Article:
I remember when I was a child, my mother really wanted me to see an exhibit by James Van Der Zee in Oakland I couldn’t say no—this was in the days when kids couldn’t say no—so I went and hoped to get through it quickly or even better that it would be closed. Neither of those things happened. Thank goodness! .Mr. Van Der Zee was an African American photographer who specialized in portraits of African Americans in New York during the Harlem Renaissance. I found myself transfixed in the art museum, surrounded by elegant and stylish portraits of Black people. Some names were familiar like Langston Hughes and Bill “Bojangles” Robinson (yes, even as a child I had heard these names from my parents, my elders). Others were completely foreign to me. But I was inspired that day. I witnessed how someone could make such beautiful art and such beautiful expression with a camera. One name that I never forgot was James Van Der Zee. And I never forgot going to that photo exhibit at the museum. It inspired me beyond words. My mother didn’t need to drag me to museums or exhibits after that time. We travel together a lot and always find ourselves at a museum.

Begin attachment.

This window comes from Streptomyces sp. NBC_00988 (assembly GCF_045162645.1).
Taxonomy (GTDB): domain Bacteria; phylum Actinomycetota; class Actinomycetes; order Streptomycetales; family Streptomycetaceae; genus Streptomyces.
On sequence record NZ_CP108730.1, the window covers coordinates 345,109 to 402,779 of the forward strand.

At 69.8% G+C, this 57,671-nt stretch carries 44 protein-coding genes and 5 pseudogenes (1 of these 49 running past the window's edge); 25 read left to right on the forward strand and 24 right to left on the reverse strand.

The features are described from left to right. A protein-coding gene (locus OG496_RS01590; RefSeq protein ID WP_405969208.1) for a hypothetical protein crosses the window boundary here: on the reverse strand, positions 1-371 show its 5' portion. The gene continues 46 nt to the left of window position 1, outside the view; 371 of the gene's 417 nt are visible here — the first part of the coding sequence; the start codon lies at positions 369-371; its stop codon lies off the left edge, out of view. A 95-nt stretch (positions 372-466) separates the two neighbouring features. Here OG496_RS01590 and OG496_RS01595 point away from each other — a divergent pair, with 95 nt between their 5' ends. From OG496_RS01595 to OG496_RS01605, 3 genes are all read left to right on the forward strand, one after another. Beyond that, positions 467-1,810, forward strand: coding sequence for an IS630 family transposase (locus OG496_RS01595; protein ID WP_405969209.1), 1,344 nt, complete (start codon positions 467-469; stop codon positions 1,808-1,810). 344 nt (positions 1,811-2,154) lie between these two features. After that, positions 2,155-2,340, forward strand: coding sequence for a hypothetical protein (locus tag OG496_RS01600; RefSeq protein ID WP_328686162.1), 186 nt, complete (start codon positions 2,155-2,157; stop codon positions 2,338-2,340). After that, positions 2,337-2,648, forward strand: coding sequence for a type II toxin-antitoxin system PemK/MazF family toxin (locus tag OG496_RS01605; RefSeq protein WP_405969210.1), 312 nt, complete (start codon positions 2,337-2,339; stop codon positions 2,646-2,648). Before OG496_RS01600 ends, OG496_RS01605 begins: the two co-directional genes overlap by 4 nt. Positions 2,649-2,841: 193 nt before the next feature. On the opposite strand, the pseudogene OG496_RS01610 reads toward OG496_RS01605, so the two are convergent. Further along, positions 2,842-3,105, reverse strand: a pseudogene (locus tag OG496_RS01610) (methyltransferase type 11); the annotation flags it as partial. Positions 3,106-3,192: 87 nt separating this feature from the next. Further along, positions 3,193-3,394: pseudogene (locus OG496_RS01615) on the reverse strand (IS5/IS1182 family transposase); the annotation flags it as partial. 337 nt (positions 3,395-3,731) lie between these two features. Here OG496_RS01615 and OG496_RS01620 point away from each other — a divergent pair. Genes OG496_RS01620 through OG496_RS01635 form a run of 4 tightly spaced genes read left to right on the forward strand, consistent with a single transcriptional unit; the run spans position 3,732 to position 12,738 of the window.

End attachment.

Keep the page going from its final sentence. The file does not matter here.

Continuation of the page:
One of my favorite museums is the British Museum in London that contains artifacts from around the world—literally every continent on the planet. I’ve seen real mummies, jewelry from the Aztecs, masks from the Ibo, tools by the Cherokee and statues from the Tang dynasty. There is much much more. It is huge and would take a month (or longer) to see everything but it is my “go to” museum.